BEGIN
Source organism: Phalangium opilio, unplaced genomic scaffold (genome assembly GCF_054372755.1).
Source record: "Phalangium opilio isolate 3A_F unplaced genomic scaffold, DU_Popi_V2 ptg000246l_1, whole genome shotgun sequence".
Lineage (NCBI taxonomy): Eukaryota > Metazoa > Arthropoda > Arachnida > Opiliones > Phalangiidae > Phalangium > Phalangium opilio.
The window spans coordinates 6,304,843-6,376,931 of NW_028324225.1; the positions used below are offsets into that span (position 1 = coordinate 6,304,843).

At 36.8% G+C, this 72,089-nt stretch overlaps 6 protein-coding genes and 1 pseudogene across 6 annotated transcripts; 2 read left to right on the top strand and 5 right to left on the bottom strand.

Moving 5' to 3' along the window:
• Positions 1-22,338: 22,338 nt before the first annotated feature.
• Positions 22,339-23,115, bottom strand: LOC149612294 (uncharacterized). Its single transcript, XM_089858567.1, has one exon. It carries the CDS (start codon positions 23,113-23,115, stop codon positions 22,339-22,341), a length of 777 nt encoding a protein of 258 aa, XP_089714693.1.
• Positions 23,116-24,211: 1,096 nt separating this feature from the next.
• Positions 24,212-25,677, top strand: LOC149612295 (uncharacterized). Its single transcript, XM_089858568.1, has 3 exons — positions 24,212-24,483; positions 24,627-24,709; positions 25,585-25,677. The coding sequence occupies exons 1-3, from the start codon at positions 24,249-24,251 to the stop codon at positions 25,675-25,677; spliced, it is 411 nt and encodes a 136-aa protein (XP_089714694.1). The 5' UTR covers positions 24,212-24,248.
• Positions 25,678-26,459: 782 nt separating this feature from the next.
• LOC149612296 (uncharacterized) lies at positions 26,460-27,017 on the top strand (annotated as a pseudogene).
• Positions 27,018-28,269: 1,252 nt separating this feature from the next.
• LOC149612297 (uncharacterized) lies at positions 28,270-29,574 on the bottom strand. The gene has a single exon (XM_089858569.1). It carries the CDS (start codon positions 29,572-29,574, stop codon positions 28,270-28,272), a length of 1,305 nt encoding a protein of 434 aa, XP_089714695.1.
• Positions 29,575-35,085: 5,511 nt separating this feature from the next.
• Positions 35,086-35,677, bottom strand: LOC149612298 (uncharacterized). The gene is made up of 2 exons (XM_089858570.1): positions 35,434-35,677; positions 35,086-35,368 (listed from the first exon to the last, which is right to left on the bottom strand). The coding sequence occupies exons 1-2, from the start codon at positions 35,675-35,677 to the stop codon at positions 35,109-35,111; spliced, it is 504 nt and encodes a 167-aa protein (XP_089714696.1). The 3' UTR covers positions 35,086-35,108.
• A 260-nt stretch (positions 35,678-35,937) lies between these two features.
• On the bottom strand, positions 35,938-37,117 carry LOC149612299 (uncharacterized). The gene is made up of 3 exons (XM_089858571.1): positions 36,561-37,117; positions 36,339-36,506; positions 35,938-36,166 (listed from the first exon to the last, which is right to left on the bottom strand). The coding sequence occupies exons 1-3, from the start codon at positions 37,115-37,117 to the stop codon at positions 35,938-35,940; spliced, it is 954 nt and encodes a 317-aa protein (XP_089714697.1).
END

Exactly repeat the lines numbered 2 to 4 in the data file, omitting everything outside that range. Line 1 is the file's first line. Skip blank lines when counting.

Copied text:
Source record: "Phalangium opilio isolate 3A_F unplaced genomic scaffold, DU_Popi_V2 ptg000246l_1, whole genome shotgun sequence".
Lineage (NCBI taxonomy): Eukaryota > Metazoa > Arthropoda > Arachnida > Opiliones > Phalangiidae > Phalangium > Phalangium opilio.
The window spans coordinates 6,304,843-6,376,931 of NW_028324225.1; the positions used below are offsets into that span (position 1 = coordinate 6,304,843).